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July 8, 2012

Kapell Competition opens with recital by jury chair Santiago Rodriguez

The bar has already been set high for the 2012 William Kapell International Piano Competition, and the first round hasn't even started.

To launch the two-week event at the University of Maryland's Clarice Smith Performing Arts Center, the chair of this year's jury, Santiago Rodriguez, gave a terrific recital Saturday night, part of the keyboard festival that runs concurrently with the competition.

Rodriguez, the 1975 Kapell winner, offered a level of interpretive imagination and technical poise that ought to have been inspiring (and maybe a little intimidating) to any of the young contestants who will be vying for the $25,000 top prize this year.

Sure, there are pianists who can play faster or louder -- the primary goals of many a keyboard practitioner. But what you heard in this recital was, from start to finish, a remarkable dignity.

I don't mean it was reserved, stuffy, pedantic or anything like that. I'm talking dignity -- of musicality and bearing (Rodriguez is of the poker-face school, which some hyper-emotive younger players would be wise to emulate).

There was more than enough bravura along the way, but never in an indulgent manner. And the pianist, unlike far too many these days, always maintained beauty of tone.

OK, not always. There was one harsh, whomping attack just before the coda in ...

the finale of Rachmaninoff's Sonata No. 2. But that explosive articulation was a deft stroke by the pianist, aimed at fiercely underlining the angst running through this music.

There was another startling, electrifying touch in the third movement of Chopin's Sonata No. 2, when, as the Funeral March theme returned, Rodriguez intensified the bass notes to bring out the evocation of solemn, pealing bells. I can't remember ever hearing a pianist make such a bold and telling statement in that particular spot.

The misty, eerie finale in the Chopin sonata also inspired a distinctive touch from Rodriguez. Instead of the expected fortissimo at the very end, he held back, producing barely a mezzo-forte, which created a most haunting effect.

The recital did not open is such striking fashion. Beethoven's "Pathetique" received a mostly reserved approach. Where others mine grand drama from the score, Rodriguez seemed more interested in maintaining taut control and balance.

The lyricism in the second movement of that sonata revealed Rodriguez's flair for phrasing with a vocalist's sensitivity, a quality also richly apparent in the D major Prelude (Op. 23, No. 4) by Rachmaninoff, "Mallorca" by Albeniz, and, as an encore, the gentle Spanish Dance No. 2 by Granados.

There was much to savor as well in the pianist's vibrant account of the "Capriccio espagnole" by Moszkowski, delivered with the kind of sparkling virtuosity and expressive nuance that recalled keyboard artists of long ago.

Rodriguez, who was on the UMd faculty for three decades before becoming chair of the piano department at the University of Miami a couple years ago, interspersed the music-making with disarming remarks to the audience about his program, the competition, the school and its priceless International Piano Archives.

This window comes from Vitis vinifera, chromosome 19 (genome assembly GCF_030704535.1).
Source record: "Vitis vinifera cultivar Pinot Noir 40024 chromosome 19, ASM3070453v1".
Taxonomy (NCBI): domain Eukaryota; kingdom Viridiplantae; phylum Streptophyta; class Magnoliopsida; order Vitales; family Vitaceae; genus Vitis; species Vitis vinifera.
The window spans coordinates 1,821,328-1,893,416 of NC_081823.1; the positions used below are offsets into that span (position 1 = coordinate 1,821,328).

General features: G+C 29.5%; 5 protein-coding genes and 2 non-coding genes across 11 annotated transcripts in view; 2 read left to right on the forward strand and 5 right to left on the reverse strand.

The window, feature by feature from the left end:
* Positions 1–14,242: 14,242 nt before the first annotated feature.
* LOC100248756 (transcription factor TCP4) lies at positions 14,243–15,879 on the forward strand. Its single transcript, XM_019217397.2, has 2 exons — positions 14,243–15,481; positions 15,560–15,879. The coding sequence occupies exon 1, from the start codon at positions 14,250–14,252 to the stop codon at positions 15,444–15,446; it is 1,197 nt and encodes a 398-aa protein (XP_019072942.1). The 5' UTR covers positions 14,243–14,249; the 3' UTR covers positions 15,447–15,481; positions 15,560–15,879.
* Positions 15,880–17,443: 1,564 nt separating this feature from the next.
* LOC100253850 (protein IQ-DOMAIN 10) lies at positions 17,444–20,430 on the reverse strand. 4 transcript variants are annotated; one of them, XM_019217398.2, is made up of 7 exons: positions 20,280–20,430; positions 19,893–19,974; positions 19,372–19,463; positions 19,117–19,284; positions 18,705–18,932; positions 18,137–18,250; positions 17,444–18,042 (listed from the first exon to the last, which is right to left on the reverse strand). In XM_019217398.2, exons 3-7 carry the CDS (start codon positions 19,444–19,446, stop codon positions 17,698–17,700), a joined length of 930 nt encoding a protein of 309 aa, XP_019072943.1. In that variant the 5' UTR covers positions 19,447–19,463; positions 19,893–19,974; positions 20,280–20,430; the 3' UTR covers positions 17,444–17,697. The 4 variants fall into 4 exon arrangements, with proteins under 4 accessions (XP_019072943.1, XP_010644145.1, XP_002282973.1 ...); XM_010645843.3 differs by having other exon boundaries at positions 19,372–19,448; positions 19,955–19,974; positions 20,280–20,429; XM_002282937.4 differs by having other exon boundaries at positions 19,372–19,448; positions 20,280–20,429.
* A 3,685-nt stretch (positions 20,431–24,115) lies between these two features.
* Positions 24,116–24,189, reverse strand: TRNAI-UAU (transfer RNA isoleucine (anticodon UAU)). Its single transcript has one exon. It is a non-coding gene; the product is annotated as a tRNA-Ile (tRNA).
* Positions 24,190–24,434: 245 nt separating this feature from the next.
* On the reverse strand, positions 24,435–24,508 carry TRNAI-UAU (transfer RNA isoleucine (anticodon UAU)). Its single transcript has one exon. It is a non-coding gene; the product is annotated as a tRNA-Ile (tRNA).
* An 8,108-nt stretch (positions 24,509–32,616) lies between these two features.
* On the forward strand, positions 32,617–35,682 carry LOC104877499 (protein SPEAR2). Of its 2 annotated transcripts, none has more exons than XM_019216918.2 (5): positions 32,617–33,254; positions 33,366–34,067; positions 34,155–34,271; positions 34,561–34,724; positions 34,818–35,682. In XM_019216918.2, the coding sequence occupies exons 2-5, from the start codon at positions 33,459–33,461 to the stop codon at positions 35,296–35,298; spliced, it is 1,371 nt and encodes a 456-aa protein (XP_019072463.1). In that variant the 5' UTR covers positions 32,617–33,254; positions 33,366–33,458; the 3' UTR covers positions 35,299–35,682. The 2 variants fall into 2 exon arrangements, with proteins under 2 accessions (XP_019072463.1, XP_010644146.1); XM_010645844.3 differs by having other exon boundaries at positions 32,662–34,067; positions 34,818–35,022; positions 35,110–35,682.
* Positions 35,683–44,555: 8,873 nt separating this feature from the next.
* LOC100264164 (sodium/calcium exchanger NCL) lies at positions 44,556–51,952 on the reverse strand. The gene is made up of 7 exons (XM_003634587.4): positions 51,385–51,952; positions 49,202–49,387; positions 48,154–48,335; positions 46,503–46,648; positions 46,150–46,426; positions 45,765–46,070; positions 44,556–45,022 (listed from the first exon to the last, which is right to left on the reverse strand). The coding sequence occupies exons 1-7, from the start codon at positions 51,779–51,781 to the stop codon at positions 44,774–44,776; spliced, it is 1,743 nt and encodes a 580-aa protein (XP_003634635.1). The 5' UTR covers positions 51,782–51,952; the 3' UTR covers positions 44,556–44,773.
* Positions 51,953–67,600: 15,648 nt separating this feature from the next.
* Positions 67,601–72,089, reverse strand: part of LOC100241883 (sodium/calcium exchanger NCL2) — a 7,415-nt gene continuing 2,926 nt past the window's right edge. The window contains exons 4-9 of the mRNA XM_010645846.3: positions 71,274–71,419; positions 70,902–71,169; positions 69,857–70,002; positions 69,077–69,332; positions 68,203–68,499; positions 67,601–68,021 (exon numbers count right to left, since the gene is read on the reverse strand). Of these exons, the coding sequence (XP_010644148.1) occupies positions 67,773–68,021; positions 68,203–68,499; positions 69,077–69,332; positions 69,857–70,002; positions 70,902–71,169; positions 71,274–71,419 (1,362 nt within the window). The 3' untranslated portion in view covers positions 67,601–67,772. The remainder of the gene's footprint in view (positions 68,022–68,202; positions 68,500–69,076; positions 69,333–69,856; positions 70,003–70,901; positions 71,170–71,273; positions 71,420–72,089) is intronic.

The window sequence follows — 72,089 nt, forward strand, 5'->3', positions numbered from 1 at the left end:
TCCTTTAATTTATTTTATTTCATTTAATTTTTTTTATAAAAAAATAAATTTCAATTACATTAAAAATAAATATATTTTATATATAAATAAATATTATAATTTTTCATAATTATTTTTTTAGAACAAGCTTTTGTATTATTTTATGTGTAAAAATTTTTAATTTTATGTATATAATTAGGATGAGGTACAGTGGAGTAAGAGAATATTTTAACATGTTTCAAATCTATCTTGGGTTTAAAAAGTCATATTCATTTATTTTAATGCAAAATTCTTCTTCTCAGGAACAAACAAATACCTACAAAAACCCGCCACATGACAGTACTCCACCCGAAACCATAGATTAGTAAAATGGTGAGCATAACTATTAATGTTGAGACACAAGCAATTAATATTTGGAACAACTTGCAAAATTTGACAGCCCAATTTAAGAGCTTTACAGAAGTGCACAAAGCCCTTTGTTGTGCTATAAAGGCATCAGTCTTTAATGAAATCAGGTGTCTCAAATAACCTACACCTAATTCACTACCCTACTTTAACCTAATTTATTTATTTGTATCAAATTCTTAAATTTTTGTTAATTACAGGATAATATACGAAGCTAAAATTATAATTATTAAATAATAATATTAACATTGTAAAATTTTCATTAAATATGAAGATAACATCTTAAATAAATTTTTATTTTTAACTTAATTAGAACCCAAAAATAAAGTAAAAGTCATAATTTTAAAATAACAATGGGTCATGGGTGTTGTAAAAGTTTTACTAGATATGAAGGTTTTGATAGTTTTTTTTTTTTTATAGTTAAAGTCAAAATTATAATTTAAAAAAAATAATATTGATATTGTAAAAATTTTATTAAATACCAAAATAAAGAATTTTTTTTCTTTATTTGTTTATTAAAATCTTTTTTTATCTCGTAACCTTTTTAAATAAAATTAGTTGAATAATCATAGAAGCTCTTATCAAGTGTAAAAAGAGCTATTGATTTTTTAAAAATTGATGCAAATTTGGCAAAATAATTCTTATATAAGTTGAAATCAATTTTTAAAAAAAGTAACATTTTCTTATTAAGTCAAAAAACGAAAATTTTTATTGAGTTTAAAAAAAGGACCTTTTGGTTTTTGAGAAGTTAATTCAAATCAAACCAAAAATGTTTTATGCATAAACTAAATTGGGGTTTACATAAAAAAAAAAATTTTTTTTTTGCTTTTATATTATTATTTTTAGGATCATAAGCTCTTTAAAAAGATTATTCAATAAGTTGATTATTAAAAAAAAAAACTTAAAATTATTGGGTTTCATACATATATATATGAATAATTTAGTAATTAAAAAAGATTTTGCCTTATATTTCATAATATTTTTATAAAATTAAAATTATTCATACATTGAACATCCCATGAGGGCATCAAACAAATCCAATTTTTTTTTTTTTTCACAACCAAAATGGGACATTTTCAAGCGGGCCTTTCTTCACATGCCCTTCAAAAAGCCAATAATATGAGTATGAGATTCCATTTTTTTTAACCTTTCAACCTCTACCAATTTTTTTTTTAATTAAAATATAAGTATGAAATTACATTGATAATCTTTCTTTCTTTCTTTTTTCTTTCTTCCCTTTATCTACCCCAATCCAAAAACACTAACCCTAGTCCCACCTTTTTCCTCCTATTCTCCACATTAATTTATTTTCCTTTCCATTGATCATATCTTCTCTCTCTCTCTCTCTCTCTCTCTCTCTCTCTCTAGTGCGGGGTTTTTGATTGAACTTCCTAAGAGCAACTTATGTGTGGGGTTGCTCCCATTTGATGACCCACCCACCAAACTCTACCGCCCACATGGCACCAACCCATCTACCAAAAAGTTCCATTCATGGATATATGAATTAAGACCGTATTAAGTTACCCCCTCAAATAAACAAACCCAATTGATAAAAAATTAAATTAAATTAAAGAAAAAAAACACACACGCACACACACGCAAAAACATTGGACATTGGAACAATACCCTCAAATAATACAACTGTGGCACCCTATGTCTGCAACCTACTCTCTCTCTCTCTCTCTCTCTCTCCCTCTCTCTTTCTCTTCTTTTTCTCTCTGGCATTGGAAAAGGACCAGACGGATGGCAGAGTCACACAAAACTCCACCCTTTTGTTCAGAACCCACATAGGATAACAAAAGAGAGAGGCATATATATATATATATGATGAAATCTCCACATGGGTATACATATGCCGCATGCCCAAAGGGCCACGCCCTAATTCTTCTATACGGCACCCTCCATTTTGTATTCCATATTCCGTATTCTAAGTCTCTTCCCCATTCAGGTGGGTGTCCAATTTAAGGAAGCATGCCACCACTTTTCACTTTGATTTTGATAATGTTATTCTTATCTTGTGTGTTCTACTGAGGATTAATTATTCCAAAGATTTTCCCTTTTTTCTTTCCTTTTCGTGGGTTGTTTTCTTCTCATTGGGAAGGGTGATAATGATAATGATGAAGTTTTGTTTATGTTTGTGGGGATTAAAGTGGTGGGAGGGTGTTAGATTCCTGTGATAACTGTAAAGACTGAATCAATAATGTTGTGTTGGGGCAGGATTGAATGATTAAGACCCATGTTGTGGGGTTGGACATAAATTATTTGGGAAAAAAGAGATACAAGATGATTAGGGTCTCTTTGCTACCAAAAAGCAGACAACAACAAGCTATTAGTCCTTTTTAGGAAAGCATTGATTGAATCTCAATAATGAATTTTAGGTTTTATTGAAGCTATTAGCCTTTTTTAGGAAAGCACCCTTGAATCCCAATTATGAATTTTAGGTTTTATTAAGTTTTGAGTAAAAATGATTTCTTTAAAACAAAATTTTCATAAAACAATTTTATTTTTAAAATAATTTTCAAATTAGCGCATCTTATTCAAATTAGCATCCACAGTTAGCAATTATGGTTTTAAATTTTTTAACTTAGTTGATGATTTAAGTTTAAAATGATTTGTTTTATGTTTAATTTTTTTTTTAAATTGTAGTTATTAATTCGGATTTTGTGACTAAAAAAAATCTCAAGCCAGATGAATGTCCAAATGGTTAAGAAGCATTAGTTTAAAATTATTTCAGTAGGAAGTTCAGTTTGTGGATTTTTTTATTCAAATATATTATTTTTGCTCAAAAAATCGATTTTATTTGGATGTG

He seemed genuinely happy to be back. Based on this rewarding performance, Rodriguez couldn't return to the Clarice Smith stage soon enough.

The preliminary rounds in the 2012 Kapell Competition start Tuesday; the final concerto round is July 21 with the Baltimore Symphony Orchestra. Festival highlights include recitals, master classes, seminars and more, featuring Leon Fleisher and Katherine Jacobson Fleisher, Gloria Cheng, Jeremy Denk, Anton Kuerti and others.  

PHOTO (by Mike Ciesielski) COURTESY OF CLARICE SMITH CENTER

Posted by Tim Smith at 12:29 PM | | Comments (0)
Categories: Clef Notes
        

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About Tim Smith
Born and raised in Washington, D.C., I couldn't help but develop a keen interest in politics, but music, theater and visual art also proved great attractions. Music became my main focus after high school. I thought about being a cocktail pianist, but I hated taking requests, so I studied music history instead, earning a B.A. in that field from Eisenhower College (Seneca Falls, N.Y.) and an M.A. from Occidental College (Los Angeles). I then landed in journalism. After freelancing for the Washington Post and others, I was classical music critic for the Sun-Sentinel in South Florida, where I also contributed to NPR. I've written for the New York Times, BBC Music Magazine and other publications, and I'm a longtime contributor to Opera News. My book, The NPR Curious Listener's Guide to Classical Music (Perigee, 2002), can be found on the most discerning remainder racks.

I joined the Baltimore Sun as classical music critic in 2000 and, in 2009, also became theater critic, giving me the opportunity to annoy a whole new audience. In 2010, my original Clef Notes blog expanded to encompass a theatrical component -- how could I resist calling it Drama Queens? I hope you'll find both sides of this blog coin worth exploring and reacting to; your own comments are always welcome and valued (well, most of them, at least).

Think of this as your open-all-hours, cyber green room, where there's always a performer or performance to discuss, some news to digest, or maybe just a little good gossip to share.
Note: Tim Smith now writes about the fine arts at baltimoresun.com/artsmash. This blog will be kept in place as an archive for an indefinite period. Please visit the new location to get the latest Mid-Atlantic arts coverage.
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